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Thread: Airbus A-318

  1. #1
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    Airbus A-318

    Hello,
    I am new here so I don't know if this has been talked about.
    I know that the Airbus A318 "baby bus" is a double shrink I know that its overweight and it has few orders. How unprofitable is it. Would an operator of this aircraft make any money. In the very distant future like 15-20 years I hope to start an airline in the Caribbean based from Florida and a 100 seat aircraft with 3000 mile range looked good but would it make any money. I understand that it is a niche aircraft. Could an airline operate this as a sole type? I know that for the same operating costs I could pay up and get the A319 but this is hypothetical so I just want thoughts on the A318.

    Also the Dornier CD2 Seastar I think that it looks like the perfect a/c for a small seaplane airline in either Alaska or the Caribbean. 12 pax seats, 1100 mile range. 6.2 million list price is high though. What do you think.

    Thank You

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    8 of the 318's built were scrapped for economic reasons.

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    Quote Originally Posted by stratoduck View Post
    8 of the 318's built were scrapped for economic reasons.
    I completely understand that. Can someone clarify, was it unprofitable in the way that it brought in no income but a loss? Or did it just bring in lower income than another plane? I want as much information on the subject as possible. Either way I see why the airlines ditched it in North America but BA uses it AF also uses it. Neither of them appear to be retiring it.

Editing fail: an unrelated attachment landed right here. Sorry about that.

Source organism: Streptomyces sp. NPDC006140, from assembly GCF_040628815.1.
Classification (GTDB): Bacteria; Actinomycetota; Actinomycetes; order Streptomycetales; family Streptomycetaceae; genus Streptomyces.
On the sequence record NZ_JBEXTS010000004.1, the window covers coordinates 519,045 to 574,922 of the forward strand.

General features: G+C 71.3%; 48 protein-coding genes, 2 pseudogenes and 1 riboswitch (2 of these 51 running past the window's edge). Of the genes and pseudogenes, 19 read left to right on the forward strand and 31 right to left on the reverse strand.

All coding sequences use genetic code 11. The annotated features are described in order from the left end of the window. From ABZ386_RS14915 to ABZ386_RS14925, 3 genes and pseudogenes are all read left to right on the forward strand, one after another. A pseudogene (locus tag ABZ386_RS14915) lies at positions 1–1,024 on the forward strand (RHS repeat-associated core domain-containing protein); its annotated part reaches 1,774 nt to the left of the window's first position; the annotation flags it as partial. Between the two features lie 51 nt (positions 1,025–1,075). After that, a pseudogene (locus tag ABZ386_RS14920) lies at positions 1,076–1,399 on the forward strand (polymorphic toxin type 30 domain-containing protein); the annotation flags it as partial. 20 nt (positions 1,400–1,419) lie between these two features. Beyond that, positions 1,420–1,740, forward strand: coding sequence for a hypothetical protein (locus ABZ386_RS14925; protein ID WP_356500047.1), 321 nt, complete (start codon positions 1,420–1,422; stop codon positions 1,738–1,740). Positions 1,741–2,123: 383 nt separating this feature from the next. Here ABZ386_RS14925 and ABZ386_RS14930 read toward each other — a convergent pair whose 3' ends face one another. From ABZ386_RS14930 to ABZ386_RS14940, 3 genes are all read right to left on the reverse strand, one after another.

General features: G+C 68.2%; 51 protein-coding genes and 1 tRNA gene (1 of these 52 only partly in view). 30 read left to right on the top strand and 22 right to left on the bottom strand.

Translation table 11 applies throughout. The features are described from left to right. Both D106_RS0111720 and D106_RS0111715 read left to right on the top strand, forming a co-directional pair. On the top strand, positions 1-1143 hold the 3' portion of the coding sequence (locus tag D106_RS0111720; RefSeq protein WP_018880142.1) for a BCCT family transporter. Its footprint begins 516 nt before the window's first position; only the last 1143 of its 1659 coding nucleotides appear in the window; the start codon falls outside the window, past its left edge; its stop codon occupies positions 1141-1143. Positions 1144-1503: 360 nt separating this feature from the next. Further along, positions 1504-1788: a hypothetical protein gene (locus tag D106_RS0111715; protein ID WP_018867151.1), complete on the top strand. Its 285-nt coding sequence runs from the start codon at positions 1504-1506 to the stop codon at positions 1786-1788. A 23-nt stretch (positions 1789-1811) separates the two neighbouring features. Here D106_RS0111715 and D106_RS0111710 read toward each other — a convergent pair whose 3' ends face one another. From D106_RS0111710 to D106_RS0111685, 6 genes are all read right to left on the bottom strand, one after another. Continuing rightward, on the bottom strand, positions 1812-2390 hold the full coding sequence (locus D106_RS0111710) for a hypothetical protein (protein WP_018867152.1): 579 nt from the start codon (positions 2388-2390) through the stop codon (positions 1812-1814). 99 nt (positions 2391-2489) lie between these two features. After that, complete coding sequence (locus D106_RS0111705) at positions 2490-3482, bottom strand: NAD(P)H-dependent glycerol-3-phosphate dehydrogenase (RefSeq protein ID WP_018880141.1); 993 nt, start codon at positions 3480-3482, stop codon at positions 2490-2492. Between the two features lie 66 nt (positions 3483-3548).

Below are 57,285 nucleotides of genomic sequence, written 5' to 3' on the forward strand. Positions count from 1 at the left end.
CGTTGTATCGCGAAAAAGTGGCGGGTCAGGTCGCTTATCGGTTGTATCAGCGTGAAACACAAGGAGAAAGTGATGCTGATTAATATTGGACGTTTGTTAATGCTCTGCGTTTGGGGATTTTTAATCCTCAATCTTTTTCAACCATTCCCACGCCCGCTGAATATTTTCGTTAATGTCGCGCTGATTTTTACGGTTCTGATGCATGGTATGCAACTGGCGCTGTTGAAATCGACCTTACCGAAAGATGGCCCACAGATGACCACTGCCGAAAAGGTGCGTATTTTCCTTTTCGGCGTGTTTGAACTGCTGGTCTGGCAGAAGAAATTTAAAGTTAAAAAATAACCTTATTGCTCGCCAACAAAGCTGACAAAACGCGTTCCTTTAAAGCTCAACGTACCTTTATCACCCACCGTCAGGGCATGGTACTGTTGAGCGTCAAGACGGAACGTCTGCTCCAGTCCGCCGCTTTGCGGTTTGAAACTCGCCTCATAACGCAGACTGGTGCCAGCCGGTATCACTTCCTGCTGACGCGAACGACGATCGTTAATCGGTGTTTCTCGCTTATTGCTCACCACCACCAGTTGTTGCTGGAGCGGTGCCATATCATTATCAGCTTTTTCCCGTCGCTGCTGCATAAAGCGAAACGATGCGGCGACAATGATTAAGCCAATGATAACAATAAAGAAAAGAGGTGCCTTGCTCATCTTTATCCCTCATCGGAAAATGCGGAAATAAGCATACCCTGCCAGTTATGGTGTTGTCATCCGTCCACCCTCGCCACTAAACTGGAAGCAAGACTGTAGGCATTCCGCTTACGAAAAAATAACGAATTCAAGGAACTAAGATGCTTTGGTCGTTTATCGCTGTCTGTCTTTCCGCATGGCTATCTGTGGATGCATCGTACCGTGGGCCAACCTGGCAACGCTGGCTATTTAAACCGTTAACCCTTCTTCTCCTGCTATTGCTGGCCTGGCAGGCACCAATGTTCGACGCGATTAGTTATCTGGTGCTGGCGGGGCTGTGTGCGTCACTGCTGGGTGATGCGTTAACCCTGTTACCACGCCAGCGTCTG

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    Senior Member Ari707's Avatar
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    TWA had them on order before the were bought out, British only uses them for the very limited trans- atlantic market, and I think that sometime AF buys airbus because they have too...
    Overheard on JFK TOWER - S Turns are fine, U-Turns are bad....

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    Okay, I read that the A-318 has a lower CASM than say the Embrear-190/95. I understand that these are not direct competitors. JetBlue choose the 190 over the 318 why? They have had problems with the aircraft and I have heard that their CEO said they regret ordering the 190 at the time (They were the launch customer). Why did they chose the 190 over the 318. The 318 has commonality and a lower CASM. Was it just that they wanted to pay the crews less? 190 pilots can be payed closer to regional jet wages while the 318 pilots who would be the same pilots as the 320 would have to be payed at the same rate as the 320. Now that I look at it the 318 seems like the better aircraft for JetBlue.

    Everyone talks about the economic issues but where are they the only issue I see is that it pays the same landing fee as the 320. But the A319 pays the same landing fee as the 320 couldn't I make the same case the skip the 319 and go straight to family leader the 320. That landing fee could be made up by the more cargo the aircraft could hold.

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    Senior Member Ari707's Avatar
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    Also keep in mind that in 15-20 years when you are planning on starting your airline the remaining A318's will be between 25 and 30 yrs old, how much life will be left in them if there are any actually still around. A plane with 100 seats and a 3000 mile range may exist by then but hasn't been developet yet. But if you are just flying from Fla to the Caribbean, why do you need a 3000 mile range?
    Overheard on JFK TOWER - S Turns are fine, U-Turns are bad....

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    Senior Member Mateo's Avatar
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    Landing fees are based on weight. The 318 is 130,000lbs. The straight E190 is 105,000lbs. Does the 318 seriously have a lower CASM, even on short sectors?

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    Quote Originally Posted by Ari707 View Post